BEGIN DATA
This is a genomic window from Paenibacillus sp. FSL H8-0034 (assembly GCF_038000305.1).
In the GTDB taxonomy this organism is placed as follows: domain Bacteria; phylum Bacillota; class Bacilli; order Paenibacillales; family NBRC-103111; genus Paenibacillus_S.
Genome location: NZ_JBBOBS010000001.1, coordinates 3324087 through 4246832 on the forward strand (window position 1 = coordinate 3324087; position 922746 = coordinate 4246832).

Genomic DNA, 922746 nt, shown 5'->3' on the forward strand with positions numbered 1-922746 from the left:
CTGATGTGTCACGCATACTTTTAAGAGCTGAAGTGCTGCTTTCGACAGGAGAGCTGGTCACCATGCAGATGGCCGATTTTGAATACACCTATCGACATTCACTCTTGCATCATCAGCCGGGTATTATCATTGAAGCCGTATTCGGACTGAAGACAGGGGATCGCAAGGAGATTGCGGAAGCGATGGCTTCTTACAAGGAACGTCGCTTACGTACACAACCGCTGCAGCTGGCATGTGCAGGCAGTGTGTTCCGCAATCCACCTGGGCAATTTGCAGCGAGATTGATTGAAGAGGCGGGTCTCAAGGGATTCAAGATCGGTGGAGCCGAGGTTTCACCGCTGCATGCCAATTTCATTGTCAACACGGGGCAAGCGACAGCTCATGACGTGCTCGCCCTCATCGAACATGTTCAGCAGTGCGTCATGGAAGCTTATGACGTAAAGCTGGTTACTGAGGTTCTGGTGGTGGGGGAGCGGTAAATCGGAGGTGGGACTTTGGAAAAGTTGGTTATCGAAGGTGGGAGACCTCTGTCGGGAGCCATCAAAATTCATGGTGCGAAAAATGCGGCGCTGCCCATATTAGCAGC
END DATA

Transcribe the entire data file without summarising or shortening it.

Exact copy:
This is a genomic window from Paenibacillus sp. FSL H8-0034 (assembly GCF_038000305.1).
In the GTDB taxonomy this organism is placed as follows: domain Bacteria; phylum Bacillota; class Bacilli; order Paenibacillales; family NBRC-103111; genus Paenibacillus_S.
Genome location: NZ_JBBOBS010000001.1, coordinates 3324087 through 4246832 on the forward strand (window position 1 = coordinate 3324087; position 922746 = coordinate 4246832).

Genomic DNA, 922746 nt, shown 5'->3' on the forward strand with positions numbered 1-922746 from the left:
CTGATGTGTCACGCATACTTTTAAGAGCTGAAGTGCTGCTTTCGACAGGAGAGCTGGTCACCATGCAGATGGCCGATTTTGAATACACCTATCGACATTCACTCTTGCATCATCAGCCGGGTATTATCATTGAAGCCGTATTCGGACTGAAGACAGGGGATCGCAAGGAGATTGCGGAAGCGATGGCTTCTTACAAGGAACGTCGCTTACGTACACAACCGCTGCAGCTGGCATGTGCAGGCAGTGTGTTCCGCAATCCACCTGGGCAATTTGCAGCGAGATTGATTGAAGAGGCGGGTCTCAAGGGATTCAAGATCGGTGGAGCCGAGGTTTCACCGCTGCATGCCAATTTCATTGTCAACACGGGGCAAGCGACAGCTCATGACGTGCTCGCCCTCATCGAACATGTTCAGCAGTGCGTCATGGAAGCTTATGACGTAAAGCTGGTTACTGAGGTTCTGGTGGTGGGGGAGCGGTAAATCGGAGGTGGGACTTTGGAAAAGTTGGTTATCGAAGGTGGGAGACCTCTGTCGGGAGCCATCAAAATTCATGGTGCGAAAAATGCGGCGCTGCCCATATTAGCAGC